• Those that did not feel any benefit from the exercise program after one month were referred on to shock wave therapy

Rick’s Comment

Interesting to see the benefits of isometric strengthening on an injury, specifically with lateral epicondylitis. Isometric exercises are not exciting but effective when it is comes to an injury and the safest of the three types of contractions.

A lot of the research out there focuses on eccentric exercises for tennis elbow. This article highlighted the benefits of an isometric exercise which is less stressful on an injured area.

The number of repetitions was a surprise to me. Over a day performing 200 repetitions or about 33 minutes of exercise sounds like a lot. This is a trend that is occurring in exercise rehabilitation. The standard used to be 1 set of 10 repetition but this is fading away and does not correlate well with what many people do during the day (number of movement cycles performed in a day). Performing low load (isometrics) more frequently transfers more over to what one does on a daily basis and assists in recovery.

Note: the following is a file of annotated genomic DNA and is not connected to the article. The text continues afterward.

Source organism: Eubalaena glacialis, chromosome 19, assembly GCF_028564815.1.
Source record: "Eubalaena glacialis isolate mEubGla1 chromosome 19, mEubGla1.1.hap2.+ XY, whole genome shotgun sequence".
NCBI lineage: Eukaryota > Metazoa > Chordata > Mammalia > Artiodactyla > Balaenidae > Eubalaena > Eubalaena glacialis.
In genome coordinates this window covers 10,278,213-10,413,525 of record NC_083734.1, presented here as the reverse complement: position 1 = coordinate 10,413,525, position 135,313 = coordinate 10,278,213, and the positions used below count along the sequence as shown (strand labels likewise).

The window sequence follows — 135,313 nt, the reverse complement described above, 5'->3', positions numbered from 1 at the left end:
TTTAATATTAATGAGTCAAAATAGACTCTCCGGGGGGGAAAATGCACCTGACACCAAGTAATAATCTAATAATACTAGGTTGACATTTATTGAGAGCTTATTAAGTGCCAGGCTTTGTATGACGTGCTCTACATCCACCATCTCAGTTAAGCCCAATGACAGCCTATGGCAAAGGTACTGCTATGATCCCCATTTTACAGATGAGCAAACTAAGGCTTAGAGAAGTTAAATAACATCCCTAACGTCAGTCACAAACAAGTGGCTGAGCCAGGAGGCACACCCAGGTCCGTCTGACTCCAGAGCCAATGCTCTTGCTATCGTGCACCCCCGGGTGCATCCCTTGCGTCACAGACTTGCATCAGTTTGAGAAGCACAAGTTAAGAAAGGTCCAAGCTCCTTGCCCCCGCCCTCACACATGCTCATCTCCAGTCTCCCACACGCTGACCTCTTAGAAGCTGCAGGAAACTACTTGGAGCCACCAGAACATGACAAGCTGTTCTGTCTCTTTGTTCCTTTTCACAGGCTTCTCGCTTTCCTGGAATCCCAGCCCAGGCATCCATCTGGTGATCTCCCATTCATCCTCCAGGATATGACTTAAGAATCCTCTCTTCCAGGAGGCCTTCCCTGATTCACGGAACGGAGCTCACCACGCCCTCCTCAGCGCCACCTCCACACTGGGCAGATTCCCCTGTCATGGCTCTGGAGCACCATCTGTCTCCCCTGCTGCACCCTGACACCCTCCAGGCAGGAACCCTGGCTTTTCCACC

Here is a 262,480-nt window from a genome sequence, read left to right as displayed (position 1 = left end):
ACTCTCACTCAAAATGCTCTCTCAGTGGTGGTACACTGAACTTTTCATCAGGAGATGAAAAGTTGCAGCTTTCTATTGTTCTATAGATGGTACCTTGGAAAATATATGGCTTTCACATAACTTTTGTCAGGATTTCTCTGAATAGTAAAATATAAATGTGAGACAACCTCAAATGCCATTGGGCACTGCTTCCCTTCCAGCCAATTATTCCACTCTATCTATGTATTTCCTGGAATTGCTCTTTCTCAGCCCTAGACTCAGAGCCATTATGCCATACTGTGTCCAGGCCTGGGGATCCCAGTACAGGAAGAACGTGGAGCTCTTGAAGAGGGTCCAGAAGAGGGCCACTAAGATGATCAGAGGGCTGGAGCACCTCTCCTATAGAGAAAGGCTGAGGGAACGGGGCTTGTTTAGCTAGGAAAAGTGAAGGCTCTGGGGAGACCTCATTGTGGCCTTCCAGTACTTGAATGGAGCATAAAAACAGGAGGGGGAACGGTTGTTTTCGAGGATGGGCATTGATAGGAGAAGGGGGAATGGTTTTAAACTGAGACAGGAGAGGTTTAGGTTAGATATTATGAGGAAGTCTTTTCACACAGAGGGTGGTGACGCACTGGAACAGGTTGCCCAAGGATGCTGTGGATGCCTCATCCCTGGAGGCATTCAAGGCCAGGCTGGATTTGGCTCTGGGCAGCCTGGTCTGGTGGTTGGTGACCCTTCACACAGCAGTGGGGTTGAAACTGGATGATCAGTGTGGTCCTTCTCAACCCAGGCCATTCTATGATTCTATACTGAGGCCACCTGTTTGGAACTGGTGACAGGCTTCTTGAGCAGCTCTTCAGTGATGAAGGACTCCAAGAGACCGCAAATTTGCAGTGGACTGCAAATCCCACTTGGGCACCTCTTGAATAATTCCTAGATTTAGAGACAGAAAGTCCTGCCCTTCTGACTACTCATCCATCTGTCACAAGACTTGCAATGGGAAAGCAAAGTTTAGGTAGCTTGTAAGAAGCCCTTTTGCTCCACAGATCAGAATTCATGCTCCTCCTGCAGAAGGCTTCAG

Just so you know, the tennis elbow exercise program will be coming out at the end of the month.

Where to get more details – Park JY, Park HK, Choi JH, Moon ES, Kim BS, Kim WS, Oh KS. (2011). Prospective evaluation of the effectiveness of a home-based program of isometric strengthening exercises: 12-month follow-up. Clin Orthop Surg. 2010 Sep;2(3):173-8. Epub 2010 Aug 3.

That is it for another edition of the research review.  I hope this helps you out when it comes to core stability and injuries, plus a great little tennis elbow exercise.

Rick Kaselj, MS

Email

Lessons from Albert Einstein on Scoliosis Exercises

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Filed Under (Core Stability, Fitness, Scoliosis Exercises) by Rick Kaselj on 20-10-2011

Let’s get to this week’s questions.  Starting off with a question on scoliosis exercises.

Lessons from Albert Einstein about Scoliosis

“Hello Rick,

I have scoliosis which I’ve been diagnosed since I was 14 years old but haven’t taken the time to take care of it.